The Dalfsen train crash occurred on 23 February 2016 when a passenger train collided with a tracked elevated work platform on a level crossing at Dalfsen, Overijssel, Netherlands. One person was killed and six were injured, one seriously.
|Dalfsen train crash|
|Date||23 February 2016 |
|Incident type||Obstruction on line|
|Cause||Vehicle obstructing line at level crossing|
Operator unable to ascertain whether or not it was safe to cross
At 08:50 CET (07:50 UTC), a passenger train collided with an elevated work platform at Dalfsen, Overijssel, Netherlands. It is reported that the crane from company Van den Brink in Barneveld, was slowly crossing the line when it was hit by the train. It had waited at the crossing while one train passed, but then started to cross and was hit by a second train. The train involved was a Spurt GTW 2/8 train, travelling from Zwolle to Coevorden. All four vehicles were derailed. One person was killed; the driver of the train. There were fifteen passengers on board the train. Six of the survivors were injured, one person sustaining serious injuries.
Two of the injured were taken to hospital in Zwolle. They were the train's conductor and a female passenger. The other four were treated at the scene. Twelve ambulances were sent to the scene. An air ambulance from the University Medical Center Groningen attended.
The Grove MZ 90 CR elevated work platform weighed 20 tonnes. Equipped with caterpillar tracks, it had a top speed of approximately 1 kilometre per hour (0.62 mph). The platform had been parked on the south side of the railway line, and was to be driven to a point north of the railway where it was to be loaded onto a lorry. The operator waited until a train had passed before he started to cross, believing he had sufficient time to do so. Unknown to the operator, the next train was due in six minutes; the operator assumed he had approximately ten minutes. Unlike those in the United Kingdom, level crossings in the Netherlands provide no guidance for operators of large and/or slow vehicles, nor was a telephone link to a signalman provided. Thus the platform operator had no way of ascertaining that it was safe to cross.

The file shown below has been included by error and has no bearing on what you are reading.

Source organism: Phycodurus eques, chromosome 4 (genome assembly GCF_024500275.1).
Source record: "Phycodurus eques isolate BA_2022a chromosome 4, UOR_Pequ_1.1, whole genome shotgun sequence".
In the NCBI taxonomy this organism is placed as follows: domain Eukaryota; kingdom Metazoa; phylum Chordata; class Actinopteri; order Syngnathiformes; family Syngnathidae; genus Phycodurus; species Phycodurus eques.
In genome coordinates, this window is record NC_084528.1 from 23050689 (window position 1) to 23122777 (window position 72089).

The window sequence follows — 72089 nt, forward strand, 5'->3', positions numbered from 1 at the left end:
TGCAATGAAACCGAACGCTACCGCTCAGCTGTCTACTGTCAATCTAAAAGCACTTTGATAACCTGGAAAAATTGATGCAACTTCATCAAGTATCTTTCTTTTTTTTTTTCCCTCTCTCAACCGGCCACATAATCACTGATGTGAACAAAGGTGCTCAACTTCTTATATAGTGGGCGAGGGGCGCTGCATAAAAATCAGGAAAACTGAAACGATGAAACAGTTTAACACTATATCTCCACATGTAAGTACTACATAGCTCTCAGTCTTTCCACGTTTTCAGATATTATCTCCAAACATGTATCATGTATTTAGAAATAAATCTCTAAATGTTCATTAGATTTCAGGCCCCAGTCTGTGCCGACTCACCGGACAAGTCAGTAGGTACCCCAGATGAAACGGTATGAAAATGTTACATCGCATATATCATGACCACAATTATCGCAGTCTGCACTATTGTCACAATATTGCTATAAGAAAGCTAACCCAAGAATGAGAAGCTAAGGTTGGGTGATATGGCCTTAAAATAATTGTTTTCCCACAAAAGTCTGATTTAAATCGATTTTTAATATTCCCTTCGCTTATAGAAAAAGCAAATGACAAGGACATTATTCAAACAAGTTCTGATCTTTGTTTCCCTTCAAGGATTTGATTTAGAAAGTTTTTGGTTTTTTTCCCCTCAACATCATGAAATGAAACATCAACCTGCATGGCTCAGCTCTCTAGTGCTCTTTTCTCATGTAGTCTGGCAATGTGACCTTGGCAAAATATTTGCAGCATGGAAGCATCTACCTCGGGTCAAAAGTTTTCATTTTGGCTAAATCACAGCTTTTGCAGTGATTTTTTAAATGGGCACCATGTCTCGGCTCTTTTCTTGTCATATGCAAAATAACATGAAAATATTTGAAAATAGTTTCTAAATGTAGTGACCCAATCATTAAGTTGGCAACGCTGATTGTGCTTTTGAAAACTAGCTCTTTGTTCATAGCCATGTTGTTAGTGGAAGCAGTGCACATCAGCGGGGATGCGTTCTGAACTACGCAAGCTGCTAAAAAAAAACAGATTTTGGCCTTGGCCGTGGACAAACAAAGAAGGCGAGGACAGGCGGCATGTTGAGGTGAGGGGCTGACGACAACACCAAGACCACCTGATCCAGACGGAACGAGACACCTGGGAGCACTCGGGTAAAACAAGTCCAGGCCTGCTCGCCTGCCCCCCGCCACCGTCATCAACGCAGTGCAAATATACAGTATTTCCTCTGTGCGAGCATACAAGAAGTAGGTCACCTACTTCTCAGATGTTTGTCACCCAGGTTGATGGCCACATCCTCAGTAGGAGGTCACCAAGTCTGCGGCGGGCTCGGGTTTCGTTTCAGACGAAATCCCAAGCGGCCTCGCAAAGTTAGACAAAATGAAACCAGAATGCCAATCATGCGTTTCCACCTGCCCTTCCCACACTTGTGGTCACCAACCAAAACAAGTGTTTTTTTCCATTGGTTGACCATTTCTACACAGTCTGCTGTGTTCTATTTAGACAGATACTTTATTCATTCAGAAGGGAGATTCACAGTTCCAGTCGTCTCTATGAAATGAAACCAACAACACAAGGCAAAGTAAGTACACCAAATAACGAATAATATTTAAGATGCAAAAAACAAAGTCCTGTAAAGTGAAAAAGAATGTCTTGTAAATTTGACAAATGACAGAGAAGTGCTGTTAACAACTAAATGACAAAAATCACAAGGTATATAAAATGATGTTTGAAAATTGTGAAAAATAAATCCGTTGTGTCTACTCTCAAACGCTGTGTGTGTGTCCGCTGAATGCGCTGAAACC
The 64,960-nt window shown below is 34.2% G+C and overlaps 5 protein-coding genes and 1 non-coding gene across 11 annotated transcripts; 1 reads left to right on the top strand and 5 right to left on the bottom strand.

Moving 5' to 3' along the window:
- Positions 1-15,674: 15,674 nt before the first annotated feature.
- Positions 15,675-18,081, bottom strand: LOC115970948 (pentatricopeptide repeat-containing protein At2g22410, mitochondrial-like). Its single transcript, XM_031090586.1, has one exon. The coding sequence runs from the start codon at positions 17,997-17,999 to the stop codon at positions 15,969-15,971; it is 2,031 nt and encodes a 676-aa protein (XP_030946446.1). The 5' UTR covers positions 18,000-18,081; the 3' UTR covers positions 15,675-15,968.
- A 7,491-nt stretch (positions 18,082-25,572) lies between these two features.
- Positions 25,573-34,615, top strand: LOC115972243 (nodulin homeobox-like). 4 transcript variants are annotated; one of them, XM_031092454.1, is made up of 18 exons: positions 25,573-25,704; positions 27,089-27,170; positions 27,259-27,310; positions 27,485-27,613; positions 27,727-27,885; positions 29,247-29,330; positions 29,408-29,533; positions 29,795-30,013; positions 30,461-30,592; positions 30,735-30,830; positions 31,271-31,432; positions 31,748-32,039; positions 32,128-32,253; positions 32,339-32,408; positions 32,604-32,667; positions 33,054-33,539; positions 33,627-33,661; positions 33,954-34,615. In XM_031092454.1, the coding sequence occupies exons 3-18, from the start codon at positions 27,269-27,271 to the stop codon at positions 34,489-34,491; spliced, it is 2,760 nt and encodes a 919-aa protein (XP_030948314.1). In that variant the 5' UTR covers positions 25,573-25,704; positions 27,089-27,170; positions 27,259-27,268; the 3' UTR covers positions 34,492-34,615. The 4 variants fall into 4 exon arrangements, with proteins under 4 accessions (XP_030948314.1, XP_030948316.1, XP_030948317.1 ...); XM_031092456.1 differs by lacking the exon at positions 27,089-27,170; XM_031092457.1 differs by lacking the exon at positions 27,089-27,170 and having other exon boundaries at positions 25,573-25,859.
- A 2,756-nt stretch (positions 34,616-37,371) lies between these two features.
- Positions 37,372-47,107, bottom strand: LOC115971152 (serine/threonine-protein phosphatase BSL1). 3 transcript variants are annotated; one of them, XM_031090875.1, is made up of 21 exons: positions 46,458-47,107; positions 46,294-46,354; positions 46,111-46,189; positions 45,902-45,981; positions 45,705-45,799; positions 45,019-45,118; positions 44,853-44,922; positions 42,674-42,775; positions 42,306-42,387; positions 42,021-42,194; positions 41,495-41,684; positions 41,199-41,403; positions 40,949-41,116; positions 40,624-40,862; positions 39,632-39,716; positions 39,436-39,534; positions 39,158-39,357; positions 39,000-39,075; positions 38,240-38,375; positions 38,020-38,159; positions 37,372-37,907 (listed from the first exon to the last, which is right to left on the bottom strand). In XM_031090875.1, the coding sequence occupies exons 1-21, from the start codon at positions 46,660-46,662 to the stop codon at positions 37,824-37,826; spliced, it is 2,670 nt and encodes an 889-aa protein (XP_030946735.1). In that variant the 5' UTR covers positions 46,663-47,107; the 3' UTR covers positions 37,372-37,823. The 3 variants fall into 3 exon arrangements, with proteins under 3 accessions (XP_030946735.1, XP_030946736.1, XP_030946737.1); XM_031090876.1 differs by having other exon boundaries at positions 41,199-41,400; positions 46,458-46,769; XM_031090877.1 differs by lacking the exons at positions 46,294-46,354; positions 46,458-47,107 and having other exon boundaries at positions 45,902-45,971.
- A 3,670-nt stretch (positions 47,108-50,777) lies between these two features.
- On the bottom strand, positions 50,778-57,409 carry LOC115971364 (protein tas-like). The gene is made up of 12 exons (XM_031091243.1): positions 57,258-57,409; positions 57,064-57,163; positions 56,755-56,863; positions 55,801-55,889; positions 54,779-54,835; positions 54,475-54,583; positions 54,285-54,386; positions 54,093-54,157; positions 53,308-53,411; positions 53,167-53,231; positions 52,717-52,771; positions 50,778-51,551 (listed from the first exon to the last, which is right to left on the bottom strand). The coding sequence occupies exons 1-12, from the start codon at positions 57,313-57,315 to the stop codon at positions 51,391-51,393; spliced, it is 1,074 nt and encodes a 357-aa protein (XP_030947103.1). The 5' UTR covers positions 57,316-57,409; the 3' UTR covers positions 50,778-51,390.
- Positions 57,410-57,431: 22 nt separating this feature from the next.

Whilst he was crossing, he saw the train approaching and attempted to attract the attention of the train driver as he continued to cross in an attempt to clear the crossing before the train arrived. The train driver would only have realised that the crossing was obstructed at a distance of 175 metres (191 yd), but the train would have required a distance of 800 metres (870 yd) to stop at the speed it was travelling at (140 kilometres per hour (87 mph)). The driver activated the emergency brakes within a second of seeing the obstruction, slowing the train to 107 kilometres per hour (66 mph) at the point of impact. The platform was pushed 15 metres (16 yd) along the line until it collided with a pole supporting the overhead line. The impact caused the platform to break into its three main parts and lifted the front of the train, which derailed, stopping a further 150 metres (160 yd) further along the line. The cab of the train was destroyed, killing the driver. The platform operator jumped from the vehicle shortly before the collision, sustaining minor injuries.
Work to remove the train took place over the night of 23–24 February, with the first carriage being removed during the night. Once the train has been removed, repairs were made to the track and catenary, 180 metres (200 yd) of which were affected. The damaged carriages were taken to a depot in Meppel. Following repairs, the line was reopened in the evening of 27 February.
The Dutch Safety Board (Dutch: Onderzoeksraad Voor Veiligheid, OVV) are responsible for investigating railway accidents in the Netherlands. An investigation was opened into the accident. The OVV published its final report into the accident in December 2016.
The investigation found that the cause of the crash was that the elevated work platform obstructed the line, but that there was no mechanism in place to allow the operator of the vehicle to ascertain whether or not it was safe to cross. Six recommendations were made. The impact forces sustained by the cab of the train were four times higher than those it was designed to withstand, which is why the cab was destroyed in the accident. The driver had insufficient time available to avoid the accident or retreat from the cab to a survival space within the train. Following the accident, vehicles with steel caterpillar tracks were prohibited from using level crossings in the Netherlands. One of the recommendations was that ProRail should look at the issue of drivers of large/slow vehicles being able to ascertain whether or not it was safe to cross a level crossing. ProRail has responded by stating that it is "embracing" the recommendations.
The Dutch police opened a separate investigation into the accident. The elevated work platform driver was detained for questioning. He could have faced charges of causing death by negligence, causing a fatal traffic collision and causing danger on the railway.
- Hixon rail crash in Britain,1968.
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